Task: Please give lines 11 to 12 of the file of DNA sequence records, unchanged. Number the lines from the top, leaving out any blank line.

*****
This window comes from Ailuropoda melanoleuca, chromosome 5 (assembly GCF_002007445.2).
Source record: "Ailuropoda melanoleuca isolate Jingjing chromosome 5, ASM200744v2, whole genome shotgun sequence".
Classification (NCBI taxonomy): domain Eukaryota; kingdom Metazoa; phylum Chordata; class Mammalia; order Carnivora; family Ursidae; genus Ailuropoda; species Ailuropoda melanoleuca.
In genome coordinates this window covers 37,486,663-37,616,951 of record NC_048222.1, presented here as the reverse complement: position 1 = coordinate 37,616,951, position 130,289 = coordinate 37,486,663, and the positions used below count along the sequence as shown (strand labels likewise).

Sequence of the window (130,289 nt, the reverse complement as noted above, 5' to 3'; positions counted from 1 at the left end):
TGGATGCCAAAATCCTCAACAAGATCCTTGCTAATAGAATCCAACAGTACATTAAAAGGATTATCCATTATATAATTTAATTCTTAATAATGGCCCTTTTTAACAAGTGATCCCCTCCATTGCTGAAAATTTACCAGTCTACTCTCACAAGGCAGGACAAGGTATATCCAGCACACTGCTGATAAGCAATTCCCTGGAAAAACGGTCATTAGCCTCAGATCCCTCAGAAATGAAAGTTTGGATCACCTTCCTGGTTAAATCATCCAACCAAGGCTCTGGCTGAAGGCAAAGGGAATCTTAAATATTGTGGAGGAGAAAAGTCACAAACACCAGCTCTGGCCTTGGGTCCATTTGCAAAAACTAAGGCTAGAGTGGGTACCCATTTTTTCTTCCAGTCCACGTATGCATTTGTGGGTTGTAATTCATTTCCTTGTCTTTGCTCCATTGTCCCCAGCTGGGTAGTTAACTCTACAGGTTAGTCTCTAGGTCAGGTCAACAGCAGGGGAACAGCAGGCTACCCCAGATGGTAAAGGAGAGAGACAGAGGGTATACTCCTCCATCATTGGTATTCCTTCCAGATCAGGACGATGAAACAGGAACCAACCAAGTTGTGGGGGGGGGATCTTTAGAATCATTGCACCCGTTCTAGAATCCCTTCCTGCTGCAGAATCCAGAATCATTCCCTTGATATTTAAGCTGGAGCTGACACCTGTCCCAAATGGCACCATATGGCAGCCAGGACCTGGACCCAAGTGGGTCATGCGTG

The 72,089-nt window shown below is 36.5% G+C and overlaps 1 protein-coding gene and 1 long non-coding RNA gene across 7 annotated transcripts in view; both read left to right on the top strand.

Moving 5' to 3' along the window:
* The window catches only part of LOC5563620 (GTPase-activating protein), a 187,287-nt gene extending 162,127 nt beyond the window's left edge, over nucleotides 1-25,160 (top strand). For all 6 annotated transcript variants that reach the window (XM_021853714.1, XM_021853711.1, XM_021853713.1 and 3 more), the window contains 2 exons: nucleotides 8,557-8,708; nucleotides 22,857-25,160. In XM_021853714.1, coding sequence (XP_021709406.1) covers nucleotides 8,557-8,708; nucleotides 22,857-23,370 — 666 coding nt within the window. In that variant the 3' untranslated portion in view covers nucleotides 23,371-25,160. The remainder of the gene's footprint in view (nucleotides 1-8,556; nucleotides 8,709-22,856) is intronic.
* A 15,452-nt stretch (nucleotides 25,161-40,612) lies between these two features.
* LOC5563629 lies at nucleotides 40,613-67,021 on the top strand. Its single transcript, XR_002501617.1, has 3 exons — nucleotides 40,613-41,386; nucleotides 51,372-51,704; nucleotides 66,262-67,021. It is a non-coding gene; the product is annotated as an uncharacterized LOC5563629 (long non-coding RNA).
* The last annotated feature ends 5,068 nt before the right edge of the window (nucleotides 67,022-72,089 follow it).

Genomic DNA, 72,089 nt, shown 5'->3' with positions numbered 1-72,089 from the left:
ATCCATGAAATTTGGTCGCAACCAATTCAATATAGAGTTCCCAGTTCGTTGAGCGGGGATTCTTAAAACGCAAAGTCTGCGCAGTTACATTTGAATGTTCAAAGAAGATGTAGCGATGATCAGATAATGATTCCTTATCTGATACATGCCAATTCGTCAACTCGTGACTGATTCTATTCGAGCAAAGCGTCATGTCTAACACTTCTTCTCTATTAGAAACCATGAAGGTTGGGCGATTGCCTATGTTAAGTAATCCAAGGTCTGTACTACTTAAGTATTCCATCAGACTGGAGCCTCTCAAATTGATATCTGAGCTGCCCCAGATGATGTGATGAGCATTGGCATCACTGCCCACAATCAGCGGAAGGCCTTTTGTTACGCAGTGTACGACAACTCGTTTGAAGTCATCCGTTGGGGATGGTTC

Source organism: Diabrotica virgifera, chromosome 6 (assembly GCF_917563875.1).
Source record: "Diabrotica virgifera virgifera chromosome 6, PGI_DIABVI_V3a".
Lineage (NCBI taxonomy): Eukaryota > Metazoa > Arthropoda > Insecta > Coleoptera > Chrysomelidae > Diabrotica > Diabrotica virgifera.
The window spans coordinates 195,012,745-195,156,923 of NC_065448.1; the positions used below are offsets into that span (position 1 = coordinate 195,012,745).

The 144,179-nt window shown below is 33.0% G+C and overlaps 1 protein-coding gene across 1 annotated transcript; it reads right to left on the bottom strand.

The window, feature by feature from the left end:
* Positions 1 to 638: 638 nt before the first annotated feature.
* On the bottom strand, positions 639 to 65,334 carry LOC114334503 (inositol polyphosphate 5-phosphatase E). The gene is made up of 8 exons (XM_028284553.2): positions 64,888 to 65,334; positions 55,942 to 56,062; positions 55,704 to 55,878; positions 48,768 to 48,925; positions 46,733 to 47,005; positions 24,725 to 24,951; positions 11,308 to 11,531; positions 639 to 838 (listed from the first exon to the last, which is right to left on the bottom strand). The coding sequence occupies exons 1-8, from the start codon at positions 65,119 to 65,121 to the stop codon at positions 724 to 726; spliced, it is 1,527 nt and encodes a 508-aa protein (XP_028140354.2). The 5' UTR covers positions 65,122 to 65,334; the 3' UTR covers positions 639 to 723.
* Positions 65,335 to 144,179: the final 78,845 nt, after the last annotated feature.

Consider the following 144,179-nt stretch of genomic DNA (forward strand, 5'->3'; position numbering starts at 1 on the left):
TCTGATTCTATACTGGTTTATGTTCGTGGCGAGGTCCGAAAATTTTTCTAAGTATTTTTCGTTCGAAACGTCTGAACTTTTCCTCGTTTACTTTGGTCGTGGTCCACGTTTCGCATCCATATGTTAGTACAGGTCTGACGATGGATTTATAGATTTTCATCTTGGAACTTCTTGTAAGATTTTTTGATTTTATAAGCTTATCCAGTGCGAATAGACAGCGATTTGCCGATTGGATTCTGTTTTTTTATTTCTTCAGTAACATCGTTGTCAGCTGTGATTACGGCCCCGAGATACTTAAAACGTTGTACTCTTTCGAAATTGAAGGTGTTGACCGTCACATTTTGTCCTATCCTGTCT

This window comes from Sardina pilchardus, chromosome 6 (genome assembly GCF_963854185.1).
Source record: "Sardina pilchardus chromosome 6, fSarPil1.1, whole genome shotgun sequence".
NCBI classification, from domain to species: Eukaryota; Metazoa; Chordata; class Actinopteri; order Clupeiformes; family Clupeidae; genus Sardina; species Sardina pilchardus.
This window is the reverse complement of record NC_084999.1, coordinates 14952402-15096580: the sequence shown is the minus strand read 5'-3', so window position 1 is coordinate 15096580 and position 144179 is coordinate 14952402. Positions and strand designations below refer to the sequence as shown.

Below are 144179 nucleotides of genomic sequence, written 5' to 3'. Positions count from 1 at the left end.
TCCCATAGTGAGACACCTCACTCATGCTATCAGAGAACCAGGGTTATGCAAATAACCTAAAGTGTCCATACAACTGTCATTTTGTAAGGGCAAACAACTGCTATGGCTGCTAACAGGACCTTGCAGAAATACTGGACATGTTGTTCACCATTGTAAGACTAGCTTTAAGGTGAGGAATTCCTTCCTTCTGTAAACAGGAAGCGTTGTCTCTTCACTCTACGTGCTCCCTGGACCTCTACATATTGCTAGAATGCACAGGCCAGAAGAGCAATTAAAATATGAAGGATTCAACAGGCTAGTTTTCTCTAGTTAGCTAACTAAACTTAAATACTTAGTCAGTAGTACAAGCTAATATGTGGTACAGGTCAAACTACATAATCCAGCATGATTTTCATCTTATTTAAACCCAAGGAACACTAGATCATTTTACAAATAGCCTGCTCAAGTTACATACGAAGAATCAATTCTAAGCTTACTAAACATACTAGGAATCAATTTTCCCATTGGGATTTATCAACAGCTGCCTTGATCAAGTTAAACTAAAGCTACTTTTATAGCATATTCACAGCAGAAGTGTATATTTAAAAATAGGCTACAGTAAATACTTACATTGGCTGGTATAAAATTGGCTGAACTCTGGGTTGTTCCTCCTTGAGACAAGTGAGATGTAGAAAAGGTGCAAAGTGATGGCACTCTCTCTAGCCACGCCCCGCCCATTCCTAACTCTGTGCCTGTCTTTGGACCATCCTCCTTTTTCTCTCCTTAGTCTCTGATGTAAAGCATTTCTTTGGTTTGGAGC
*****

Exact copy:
* LOC5563629 lies at nucleotides 40,613-67,021 on the top strand. Its single transcript, XR_002501617.1, has 3 exons — nucleotides 40,613-41,386; nucleotides 51,372-51,704; nucleotides 66,262-67,021. It is a non-coding gene; the product is annotated as an uncharacterized LOC5563629 (long non-coding RNA).
* The last annotated feature ends 5,068 nt before the right edge of the window (nucleotides 67,022-72,089 follow it).